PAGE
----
I just don’t understand how these antics demonstrate that the Progressive Conservatives are ready to assume leadership of this province.  Their Chicken Wing Party of Manitoba of 2008 still has a Facebook page, and one can only hope that during its active phase it had more than the 30 members it has today.

Curtis has an unusual response to the latest PC campaign, while Cherenkov says what I think most of us are thinking.  So what would I have done better?  That’s a difficult question.  I can certainly understand the frustration that the PC party is feeling; as a Liberal, I’m frustrated, too.  The NDP have been responsible for some very serious scandals over the past decade, including mistakes that have cost lives, as well as an ongoing matter with Manitoba Hydro that could result in billions of dollars being lost.  But at the end of the day, many Manitobans are still supporting the NDP party.

I have a few ideas I’m working on for how to get Manitobans to start listening to alternatives, and I may try some of them out on this very blog.  But for the time being, I’ll just leave it at this: for anyone who donates a minimum of ten dollars to the Manitoba Liberal Party, and who e-mails or posts a comment to let me know (we can use the honour system and clever pseudonyms, since I won’t bother checking), I will add one package of Beef Jerky to cover up this banner for the PC Victory Fund.

Exhibit A: The Beef Jerky of Liberal Justice

Exhibit B: The Victory Fund Banner (until the takedown notice arrives).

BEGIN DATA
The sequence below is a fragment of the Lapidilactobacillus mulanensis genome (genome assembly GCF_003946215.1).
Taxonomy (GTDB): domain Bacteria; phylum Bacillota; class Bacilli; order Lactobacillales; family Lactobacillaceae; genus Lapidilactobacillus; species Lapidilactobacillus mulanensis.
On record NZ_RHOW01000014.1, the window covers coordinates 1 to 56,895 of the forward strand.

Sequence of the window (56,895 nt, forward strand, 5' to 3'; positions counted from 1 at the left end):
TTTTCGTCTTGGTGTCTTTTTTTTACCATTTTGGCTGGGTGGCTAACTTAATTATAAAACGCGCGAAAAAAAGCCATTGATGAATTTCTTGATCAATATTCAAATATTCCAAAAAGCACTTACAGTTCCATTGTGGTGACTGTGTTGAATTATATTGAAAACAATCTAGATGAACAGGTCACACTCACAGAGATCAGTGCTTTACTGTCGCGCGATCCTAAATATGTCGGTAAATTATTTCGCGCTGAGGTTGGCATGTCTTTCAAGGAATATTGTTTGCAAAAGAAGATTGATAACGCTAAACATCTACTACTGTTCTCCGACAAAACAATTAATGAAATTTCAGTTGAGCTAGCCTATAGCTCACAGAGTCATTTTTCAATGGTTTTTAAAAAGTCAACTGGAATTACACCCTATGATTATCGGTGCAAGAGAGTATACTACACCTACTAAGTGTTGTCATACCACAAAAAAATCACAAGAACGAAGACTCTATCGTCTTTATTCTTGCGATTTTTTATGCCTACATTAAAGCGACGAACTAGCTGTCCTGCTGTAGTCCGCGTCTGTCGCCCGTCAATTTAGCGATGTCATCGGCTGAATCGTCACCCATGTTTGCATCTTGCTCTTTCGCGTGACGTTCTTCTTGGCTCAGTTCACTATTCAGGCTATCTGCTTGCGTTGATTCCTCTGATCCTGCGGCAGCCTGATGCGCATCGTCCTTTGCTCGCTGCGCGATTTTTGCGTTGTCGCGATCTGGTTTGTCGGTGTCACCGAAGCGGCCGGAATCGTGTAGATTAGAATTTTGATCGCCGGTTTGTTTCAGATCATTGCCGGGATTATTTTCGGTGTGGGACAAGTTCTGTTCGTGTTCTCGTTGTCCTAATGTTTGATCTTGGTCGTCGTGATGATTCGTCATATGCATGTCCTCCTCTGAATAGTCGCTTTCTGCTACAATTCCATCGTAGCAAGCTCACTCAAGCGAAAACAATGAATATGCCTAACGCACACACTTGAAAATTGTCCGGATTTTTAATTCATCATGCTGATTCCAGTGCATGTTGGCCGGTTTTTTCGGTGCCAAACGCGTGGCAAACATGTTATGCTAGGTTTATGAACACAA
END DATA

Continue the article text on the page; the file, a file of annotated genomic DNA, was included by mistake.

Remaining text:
Note: As this brilliant campaign took 10 minutes to develop, I won’t be too upset if I don’t get my 30 fans.

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I’m not surprised that many people aren’t big on mandatory bike helmets; it’s a big inconvenience to wear a helmet when it’s 35 degrees outside.  In fact, it’s so uncomfortable that I sometimes consider shaving my head in summer to get some kind of relief.

But here’s the issue: bike helmets can prevent brain injury and death.  Unfortunately, we just had a death of a child in this province that probably could have been avoided if a helmet had been worn.  The problem with the argument of “common sense” is that common sense doesn’t actually include knowing just how powerful an impact a fall from a bicycle can bring.  It’s the same situation with booster seats; we aren’t all born with an inherent sense that seat belts aren’t designed for young children.

So in my mind, the best way to ensure that children are wearing bike helmets as often as possible is to make bike helmets mandatory for children.  If expansion of the project to provide children from lower income families with free helmets is necessary, it should take place as well.  Adults could be left to decide on their own, although it’s a bad idea for a parent to demonstrate to their children that helmets are only for kids.

The strangest thing about the NDP government in Manitoba is that with bike helmets and booster seats, it is felt that an education program is the right course, while a bill has been drawn up for consideration that fines people who interfere with service animals in any way.

Offence — person interfering with service animal
2(1)        No person shall touch, feed, impede or interfere with a service animal, without lawful excuse or authority.
Offence — person allowing animal to interfere with service animal
2(2)        No person who owns an animal or has possession or control of an animal shall allow that animal to touch, impede or interfere with a service animal, without lawful excuse or authority.
Penalty
3           A person who contravenes section 2 is guilty of an offence and liable on summary conviction
(a) for a first offence, to a fine of not more than $5,000; and
(b) for a second or subsequent offence, to a fine of not more than $10,000.